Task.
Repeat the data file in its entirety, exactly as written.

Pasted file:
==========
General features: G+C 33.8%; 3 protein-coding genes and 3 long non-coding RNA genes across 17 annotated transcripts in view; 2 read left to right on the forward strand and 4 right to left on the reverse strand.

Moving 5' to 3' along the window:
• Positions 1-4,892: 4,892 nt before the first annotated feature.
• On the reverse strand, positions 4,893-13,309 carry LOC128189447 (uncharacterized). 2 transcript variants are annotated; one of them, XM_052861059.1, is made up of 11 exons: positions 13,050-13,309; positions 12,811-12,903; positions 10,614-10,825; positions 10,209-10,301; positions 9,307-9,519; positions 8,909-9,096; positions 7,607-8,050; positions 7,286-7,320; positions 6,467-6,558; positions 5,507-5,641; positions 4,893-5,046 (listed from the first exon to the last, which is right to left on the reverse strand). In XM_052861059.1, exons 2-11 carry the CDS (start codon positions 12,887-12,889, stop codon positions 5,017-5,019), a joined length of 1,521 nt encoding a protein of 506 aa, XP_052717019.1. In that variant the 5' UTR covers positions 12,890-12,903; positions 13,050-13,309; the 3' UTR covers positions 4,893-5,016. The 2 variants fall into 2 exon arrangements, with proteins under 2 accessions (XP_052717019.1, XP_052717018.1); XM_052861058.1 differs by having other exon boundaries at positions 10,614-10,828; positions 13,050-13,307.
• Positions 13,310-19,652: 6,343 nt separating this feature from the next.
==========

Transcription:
General features: G+C 33.8%; 3 protein-coding genes and 3 long non-coding RNA genes across 17 annotated transcripts in view; 2 read left to right on the forward strand and 4 right to left on the reverse strand.

Moving 5' to 3' along the window:
• Positions 1-4,892: 4,892 nt before the first annotated feature.
• On the reverse strand, positions 4,893-13,309 carry LOC128189447 (uncharacterized). 2 transcript variants are annotated; one of them, XM_052861059.1, is made up of 11 exons: positions 13,050-13,309; positions 12,811-12,903; positions 10,614-10,825; positions 10,209-10,301; positions 9,307-9,519; positions 8,909-9,096; positions 7,607-8,050; positions 7,286-7,320; positions 6,467-6,558; positions 5,507-5,641; positions 4,893-5,046 (listed from the first exon to the last, which is right to left on the reverse strand). In XM_052861059.1, exons 2-11 carry the CDS (start codon positions 12,887-12,889, stop codon positions 5,017-5,019), a joined length of 1,521 nt encoding a protein of 506 aa, XP_052717019.1. In that variant the 5' UTR covers positions 12,890-12,903; positions 13,050-13,309; the 3' UTR covers positions 4,893-5,016. The 2 variants fall into 2 exon arrangements, with proteins under 2 accessions (XP_052717019.1, XP_052717018.1); XM_052861058.1 differs by having other exon boundaries at positions 10,614-10,828; positions 13,050-13,307.
• Positions 13,310-19,652: 6,343 nt separating this feature from the next.